7. I hate parties that aren't fun. If you throw a party, then you'd better serve good food, adjust the lighting, provide good music and invite interesting guests. I don't want to drive over just to eat your chips and dip and sit around in a deadly silent room making small talk with boring people who never ask me one question because they are either too meek or too self-absorbed to wonder about anyone else.
8. I talk too loudly in public and don't care what strangers think of me. (My son hates this.)




Thursday, March 29, 2012

Hoodies Don't Kill People, Guns Kill People

So the kid was three inches taller than six feet, and not a kid at all but 17. And it was night and he was wearing a so-called "hoodie," which apparently is a signal in some circles that a crime might occur, or might have already occurred, or occurred on TV or in some surveillance tapes somewhere--whatever. The point is, I'm not going out at night in one, although I could because I am a white woman with a senior discount card in my wallet and besides, my own personal hoodie is pink and says Life Is Good across the front. As for TV news personality Geraldo Rivera having to apologize for speaking the truth about the dangers inherent in this article of clothing, that is just another example of political correctness gone haywire. And to whom did he apologize, one wonders.

Anyway, I'm not here to suggest who was right or who was wrong or whether the shooter was really a racist murderer or the dead man was really a ne'er-do-well or an innocent, which by all accounts he was because after all, he was found with a bag of Skittles, and how could someone who eats Skittles be bad? What I am here to say is that anyone who does not believe that we have a big problem in this country regarding racial discrimination and hatred and tensions and rage should just read some of the comments that follow all the news stories about this situation on the Internet, and get back to me.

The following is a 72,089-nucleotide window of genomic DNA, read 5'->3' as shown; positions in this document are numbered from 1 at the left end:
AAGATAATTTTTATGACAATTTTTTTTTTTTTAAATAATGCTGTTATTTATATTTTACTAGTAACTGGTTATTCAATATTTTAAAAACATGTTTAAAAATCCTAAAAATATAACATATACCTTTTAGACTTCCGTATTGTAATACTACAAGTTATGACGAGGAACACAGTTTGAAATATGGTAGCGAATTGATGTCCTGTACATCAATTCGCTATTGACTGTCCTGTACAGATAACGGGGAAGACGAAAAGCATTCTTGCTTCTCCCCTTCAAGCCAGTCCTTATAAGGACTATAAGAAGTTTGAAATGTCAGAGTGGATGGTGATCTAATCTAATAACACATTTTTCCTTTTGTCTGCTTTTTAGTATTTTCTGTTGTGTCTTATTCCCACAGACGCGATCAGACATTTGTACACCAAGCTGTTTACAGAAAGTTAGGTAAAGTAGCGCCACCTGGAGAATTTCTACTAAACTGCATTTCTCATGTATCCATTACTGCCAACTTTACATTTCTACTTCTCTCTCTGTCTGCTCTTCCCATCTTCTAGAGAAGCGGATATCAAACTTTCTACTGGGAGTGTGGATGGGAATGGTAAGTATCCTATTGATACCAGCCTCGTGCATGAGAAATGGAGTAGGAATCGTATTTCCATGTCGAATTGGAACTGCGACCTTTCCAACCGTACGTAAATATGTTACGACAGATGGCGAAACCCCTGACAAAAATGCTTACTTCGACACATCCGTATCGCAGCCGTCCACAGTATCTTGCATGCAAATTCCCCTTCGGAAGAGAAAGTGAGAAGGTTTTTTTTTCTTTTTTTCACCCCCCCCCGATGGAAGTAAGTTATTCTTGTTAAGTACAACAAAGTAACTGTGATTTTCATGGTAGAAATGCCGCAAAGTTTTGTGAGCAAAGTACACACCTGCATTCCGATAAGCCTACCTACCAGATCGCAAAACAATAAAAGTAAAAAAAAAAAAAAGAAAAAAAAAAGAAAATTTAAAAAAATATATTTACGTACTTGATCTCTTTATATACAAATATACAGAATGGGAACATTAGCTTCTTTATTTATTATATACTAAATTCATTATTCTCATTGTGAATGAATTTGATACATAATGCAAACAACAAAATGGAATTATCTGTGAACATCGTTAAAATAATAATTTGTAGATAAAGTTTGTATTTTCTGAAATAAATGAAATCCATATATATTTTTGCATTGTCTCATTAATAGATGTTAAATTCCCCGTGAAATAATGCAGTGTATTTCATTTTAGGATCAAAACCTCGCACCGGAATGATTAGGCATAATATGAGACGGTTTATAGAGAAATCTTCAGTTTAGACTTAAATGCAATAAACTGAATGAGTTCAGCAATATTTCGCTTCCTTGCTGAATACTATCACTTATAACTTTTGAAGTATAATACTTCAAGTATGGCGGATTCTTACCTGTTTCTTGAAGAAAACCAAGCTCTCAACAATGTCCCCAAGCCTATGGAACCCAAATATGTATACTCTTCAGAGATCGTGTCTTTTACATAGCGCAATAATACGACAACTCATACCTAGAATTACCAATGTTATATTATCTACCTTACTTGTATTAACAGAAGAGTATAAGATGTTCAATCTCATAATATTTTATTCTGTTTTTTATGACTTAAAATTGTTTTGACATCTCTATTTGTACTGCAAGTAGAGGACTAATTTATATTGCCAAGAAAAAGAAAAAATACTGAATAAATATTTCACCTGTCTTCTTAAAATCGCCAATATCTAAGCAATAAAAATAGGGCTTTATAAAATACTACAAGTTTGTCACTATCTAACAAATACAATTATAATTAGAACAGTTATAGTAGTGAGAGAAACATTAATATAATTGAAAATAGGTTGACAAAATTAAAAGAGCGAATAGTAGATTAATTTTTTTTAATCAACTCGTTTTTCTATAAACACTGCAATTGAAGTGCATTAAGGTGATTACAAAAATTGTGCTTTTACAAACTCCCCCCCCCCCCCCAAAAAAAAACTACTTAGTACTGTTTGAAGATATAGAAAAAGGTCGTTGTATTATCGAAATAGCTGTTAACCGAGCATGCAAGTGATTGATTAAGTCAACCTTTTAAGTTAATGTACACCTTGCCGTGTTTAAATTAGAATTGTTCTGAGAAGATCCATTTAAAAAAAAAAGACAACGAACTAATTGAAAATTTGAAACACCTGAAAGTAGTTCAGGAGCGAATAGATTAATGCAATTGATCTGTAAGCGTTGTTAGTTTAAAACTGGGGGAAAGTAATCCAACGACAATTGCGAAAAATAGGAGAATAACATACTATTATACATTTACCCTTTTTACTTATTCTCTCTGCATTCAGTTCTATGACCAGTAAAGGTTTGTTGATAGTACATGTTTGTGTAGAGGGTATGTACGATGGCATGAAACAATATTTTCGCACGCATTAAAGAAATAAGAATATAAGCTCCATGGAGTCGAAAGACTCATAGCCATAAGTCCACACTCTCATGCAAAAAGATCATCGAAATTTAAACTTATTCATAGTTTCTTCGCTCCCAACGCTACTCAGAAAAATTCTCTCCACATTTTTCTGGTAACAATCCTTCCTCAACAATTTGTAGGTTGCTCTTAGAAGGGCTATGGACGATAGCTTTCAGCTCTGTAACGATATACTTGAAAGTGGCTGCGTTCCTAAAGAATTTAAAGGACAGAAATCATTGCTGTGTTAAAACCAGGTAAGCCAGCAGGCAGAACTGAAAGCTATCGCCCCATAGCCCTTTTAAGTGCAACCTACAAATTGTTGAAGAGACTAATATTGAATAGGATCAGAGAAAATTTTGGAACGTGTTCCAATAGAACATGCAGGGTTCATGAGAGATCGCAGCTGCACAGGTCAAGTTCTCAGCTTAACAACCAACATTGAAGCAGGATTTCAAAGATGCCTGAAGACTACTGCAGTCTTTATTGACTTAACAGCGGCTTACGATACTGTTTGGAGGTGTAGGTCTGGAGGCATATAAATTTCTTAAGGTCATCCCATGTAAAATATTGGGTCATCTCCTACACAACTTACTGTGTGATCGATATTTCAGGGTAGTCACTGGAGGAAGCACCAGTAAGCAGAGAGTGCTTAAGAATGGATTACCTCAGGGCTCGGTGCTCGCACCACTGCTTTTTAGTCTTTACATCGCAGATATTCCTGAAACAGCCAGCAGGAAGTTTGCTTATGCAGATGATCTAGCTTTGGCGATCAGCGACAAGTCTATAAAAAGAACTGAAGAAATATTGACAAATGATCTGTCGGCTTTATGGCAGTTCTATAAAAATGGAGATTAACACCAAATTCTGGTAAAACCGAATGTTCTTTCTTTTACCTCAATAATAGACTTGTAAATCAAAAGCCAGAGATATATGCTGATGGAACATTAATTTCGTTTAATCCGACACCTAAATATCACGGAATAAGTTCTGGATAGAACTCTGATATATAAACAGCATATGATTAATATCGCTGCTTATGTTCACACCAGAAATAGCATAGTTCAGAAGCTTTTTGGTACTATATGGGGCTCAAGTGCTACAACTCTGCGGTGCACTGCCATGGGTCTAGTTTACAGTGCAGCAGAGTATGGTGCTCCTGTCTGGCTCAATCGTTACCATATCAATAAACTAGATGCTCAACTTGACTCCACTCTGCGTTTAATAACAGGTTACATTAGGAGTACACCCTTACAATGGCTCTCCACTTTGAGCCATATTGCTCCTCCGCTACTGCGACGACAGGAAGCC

A Supreme Waste of Time

Finding something to do with yourself while you are alive can be quite challenging. Box office totals suggest that going to the movies is a popular activity, at least in America. In fact, watching other people live their lives and then discussing them with friends is a satisfying pursuit to many people, although to me it's just empty calories. And sightseeing in foreign countries, while amusing in short spurts, gets old quickly and offers little in the way of lasting value.

So this afternoon, in search of diversion, my friend Dagmar and I ventured downtown to see an exhibit of the works of Edgar Degas, the French artist known most for his gauzy paintings of ballerinas. Not being a fan of the ballet, or of Impressionism, I have never been a big Degas fan, but still, an artist living in Maine can't be too choosy about what to see or not see--after all, there is only one art museum here.

Several rooms of the Portland Museum of Art were hung with the artist's works on paper: etchings, watercolors, pastels, monoprints, pen and ink drawings, drypoint and aquatints. Seeing so many images from one man's imagination made me understand anew that artists pass their time on earth by covering pieces of paper (or canvases or walls) with images transferred from inside their brains. That's just what they do. It was reassuring, since I always feel like I should be doing something "better" than painting or drawing, but I've yet to find anything that is. And now that the Supreme Court might just overturn the whole Obamacare thing, a.k.a. the Patient Protection and Affordable Care Act, which so many people spent so much time creating, it's clear that even important people waste their time, maybe more than artists do. At least we have something tangible to look at, clear evidence of our labors, after we're done, whereas all those senators and congressmen will have nothing at all. (Unless you count money as something.)